Date of this Version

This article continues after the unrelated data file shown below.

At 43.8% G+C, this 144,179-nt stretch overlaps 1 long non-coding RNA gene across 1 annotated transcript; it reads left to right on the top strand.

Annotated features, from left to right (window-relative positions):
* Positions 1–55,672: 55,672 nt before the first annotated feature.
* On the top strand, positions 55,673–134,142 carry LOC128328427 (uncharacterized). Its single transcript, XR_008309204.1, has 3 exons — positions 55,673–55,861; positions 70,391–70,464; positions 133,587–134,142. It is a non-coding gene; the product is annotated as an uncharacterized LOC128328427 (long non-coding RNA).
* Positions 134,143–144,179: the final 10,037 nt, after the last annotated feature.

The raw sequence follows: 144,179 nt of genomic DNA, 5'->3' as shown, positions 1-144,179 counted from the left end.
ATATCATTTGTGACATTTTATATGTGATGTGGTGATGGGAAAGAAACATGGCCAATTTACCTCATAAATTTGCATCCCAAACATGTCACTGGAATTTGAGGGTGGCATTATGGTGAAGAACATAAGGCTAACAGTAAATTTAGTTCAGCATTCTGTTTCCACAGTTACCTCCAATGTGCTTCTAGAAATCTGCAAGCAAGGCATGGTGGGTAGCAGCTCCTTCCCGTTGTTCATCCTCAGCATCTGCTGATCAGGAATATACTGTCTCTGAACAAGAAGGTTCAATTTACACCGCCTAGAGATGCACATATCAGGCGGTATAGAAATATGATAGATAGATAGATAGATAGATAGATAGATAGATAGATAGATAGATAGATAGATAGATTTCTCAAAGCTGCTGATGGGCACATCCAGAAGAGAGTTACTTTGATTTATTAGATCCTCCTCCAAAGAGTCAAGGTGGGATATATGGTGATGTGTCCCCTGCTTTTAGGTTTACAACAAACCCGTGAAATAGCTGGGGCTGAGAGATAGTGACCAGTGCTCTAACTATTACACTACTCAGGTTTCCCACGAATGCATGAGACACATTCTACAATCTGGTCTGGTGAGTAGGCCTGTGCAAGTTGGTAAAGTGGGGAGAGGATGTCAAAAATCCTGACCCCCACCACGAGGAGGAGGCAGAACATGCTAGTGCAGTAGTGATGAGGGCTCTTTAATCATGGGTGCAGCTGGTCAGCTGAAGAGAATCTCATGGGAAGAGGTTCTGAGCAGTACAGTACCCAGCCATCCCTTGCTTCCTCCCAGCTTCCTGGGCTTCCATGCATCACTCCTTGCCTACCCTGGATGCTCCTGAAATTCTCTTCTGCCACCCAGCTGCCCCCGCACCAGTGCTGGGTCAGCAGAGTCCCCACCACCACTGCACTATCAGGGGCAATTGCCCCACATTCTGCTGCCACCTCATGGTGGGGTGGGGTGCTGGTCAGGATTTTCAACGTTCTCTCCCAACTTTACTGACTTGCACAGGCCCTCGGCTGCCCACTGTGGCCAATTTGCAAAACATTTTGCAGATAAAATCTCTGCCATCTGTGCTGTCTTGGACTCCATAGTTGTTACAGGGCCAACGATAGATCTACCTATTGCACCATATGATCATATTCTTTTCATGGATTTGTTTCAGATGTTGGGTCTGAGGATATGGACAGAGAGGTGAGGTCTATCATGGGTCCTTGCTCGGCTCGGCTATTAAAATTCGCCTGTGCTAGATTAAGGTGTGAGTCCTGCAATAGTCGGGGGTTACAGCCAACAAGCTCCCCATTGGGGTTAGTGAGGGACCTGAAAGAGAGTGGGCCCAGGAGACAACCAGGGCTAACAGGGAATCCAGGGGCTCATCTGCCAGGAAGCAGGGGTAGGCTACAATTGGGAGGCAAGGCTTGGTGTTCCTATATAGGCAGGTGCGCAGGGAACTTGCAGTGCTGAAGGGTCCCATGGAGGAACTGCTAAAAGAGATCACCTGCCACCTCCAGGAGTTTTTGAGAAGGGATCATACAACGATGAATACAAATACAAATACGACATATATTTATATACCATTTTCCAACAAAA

Independent public opinion surveys concerning urban deer (Odocoileus virginianus) management were conducted in two Virginia communities. A total of 346 citizens were interviewed in two Random Digit Dial telephone surveys. In addition to questions concerning management techniques and their administration, participants were asked about their experience with deer, their awareness of problems with deer in the area, and their enjoyment of deer. In both localities, non-lethal controls were preferred over lethal controls; trapping and relocation, fencing, repellents, and birth control measures were favored by a majority of residents. The only lethal control acceptable to residents in both communities was the use of controlled hunts. There was no consensus about who should administer deer management or who should be fiscally responsible. Those aware of deer problems are less likely to report enjoying having deer in the area. Preferences for non-lethal controls and lack of consensus on responsibility for deer management demonstrate the need for public education concerning the costs, consequences, and accountability for deer control. Survey results regarding citizens’ preferences for various management practices demonstrate the challenges wildlife professionals face in assisting communities in developing deer management plans. Wildlife professionals saddled with managing human-wildlife conflicts need to recognize that part of their role is educating the public about the ecology of the animal(s), management techniques, and their implications. As experience with deer problem increases, citizens are likely to enjoy deer less and become increasingly interested in deer management.